... also relevant for backing up Cygwin.
Here are the steps to move your Cygwin installation:
- Save off existing mount points
mount -m > /usr/bin/mountCommands.bat
- Unmount existing mount points
- Copy Cygwin directory to new home -- or mv it. Use Cygwin commands, not Windows Explorer commands or you'll get broken symlinks and distorted permissions in some circumstances.
- mount -s -b --change-cygdrive-prefix "/cygdrive"
- tar -cvf /cygdrive/c/cygwin.tar bin cygwin dev etc lib sbin srv tmp usr var cygwin.bat cygwin.ico
- cd $destination
- mkdir cygdrive
- tar -xvpf /cygdrive/c/cygwin.tar
- In theory, you could do the previous steps with something like: cd /; tar -cf - * | (cd "$tgt"; tar -xfp - )
- Update any Windows shortcuts & Start Menu items
- Update the Cgywin path within
- Update mount points within
- Re-mount to new location
- Start Cygwin
- Close Cygwin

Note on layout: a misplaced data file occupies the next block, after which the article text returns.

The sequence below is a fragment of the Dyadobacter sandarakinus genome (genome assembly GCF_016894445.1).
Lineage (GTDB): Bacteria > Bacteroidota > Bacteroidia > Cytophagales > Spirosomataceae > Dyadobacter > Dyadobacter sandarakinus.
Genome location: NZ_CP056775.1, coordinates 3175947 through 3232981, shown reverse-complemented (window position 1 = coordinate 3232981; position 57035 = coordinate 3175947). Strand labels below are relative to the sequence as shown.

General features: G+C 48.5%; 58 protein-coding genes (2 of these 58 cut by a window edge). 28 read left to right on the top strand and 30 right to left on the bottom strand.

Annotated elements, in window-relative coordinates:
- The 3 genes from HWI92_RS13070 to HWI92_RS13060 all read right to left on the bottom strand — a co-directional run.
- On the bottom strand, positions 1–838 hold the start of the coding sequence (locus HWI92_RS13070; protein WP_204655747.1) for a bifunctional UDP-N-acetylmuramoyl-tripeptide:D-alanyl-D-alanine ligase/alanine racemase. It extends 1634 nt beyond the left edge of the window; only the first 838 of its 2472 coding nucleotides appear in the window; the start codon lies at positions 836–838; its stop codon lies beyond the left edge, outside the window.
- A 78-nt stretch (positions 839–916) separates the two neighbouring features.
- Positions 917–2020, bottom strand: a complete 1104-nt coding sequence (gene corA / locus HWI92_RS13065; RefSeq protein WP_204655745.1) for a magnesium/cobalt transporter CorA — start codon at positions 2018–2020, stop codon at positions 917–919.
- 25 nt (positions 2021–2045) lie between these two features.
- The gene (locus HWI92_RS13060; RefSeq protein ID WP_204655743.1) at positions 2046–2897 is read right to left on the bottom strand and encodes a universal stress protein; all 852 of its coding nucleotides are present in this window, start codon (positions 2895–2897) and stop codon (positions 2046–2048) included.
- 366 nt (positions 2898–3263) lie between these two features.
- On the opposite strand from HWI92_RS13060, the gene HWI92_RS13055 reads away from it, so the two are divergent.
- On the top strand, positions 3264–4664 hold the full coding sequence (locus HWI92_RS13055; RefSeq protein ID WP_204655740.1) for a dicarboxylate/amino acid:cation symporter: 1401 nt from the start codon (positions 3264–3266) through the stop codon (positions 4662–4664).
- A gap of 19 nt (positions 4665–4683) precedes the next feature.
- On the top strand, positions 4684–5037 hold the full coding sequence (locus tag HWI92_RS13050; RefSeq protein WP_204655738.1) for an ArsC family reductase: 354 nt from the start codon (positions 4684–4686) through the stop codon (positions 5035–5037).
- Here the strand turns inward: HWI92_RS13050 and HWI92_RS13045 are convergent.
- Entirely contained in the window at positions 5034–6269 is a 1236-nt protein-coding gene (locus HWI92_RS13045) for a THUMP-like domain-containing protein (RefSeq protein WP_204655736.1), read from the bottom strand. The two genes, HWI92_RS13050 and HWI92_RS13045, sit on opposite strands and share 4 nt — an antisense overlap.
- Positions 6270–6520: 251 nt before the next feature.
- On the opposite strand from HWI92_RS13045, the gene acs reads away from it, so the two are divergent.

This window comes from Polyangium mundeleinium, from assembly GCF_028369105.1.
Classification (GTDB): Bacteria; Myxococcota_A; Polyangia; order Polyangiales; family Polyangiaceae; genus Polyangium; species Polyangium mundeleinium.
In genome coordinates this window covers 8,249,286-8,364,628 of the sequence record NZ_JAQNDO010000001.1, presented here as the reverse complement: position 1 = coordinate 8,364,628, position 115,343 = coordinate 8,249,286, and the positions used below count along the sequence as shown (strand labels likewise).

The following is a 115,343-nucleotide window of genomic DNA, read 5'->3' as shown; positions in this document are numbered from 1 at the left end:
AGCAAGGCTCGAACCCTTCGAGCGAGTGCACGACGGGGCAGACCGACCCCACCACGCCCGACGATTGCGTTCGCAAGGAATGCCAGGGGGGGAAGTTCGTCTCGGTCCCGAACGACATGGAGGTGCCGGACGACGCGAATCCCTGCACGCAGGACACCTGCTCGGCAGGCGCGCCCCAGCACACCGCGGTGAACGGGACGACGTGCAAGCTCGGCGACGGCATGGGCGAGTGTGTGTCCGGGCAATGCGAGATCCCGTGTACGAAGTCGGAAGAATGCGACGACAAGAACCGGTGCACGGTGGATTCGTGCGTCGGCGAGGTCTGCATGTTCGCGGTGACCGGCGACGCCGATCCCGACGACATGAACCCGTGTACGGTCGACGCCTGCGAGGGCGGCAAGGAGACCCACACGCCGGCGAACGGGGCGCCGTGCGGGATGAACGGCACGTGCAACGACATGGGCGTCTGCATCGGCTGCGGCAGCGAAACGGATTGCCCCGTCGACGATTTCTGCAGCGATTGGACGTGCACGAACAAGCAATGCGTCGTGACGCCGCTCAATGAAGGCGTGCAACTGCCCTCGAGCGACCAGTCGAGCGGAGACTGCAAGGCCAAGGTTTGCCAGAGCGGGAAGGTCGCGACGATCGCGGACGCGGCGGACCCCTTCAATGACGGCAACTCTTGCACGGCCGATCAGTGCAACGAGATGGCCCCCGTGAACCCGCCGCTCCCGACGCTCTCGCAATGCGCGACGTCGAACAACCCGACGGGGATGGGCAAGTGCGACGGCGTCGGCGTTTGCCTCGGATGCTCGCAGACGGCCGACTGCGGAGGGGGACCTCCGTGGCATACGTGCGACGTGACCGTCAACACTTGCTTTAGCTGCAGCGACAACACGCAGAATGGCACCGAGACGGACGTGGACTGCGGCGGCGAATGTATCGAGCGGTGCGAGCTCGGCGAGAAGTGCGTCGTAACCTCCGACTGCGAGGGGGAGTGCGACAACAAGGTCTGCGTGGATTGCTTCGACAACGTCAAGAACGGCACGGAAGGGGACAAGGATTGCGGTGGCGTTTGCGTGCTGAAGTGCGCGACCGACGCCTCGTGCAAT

Note: If you move cygwin to a flash drive, and you intend to use the flash drive on multiple computers (or even in multiple instances of Windows on the same computer), you'll need to format the flash as FAT32. If you use NTFS, the file owner will be static by GUID, and it won't work except on one computer.
Moving your home directory:
- Use Cygwin commands, not Windows Explorer commands or you'll get broken symlinks and distorted permissions in some circumstances.
- I use a symlink '/home' to point to the directory that contains user home directories, so that has to get updated
- You might need to update the Windows HOME environment variable, because cygwin uses it to set your cygwin home directory.
- I started getting double-wide display with rxvt. It was because my Windows HOME environment variable was set to newdrive\home instead of newdrive\home\kevin
Note: You *do* want your home directory to be NTFS, so that .ssh can have the correct permissions.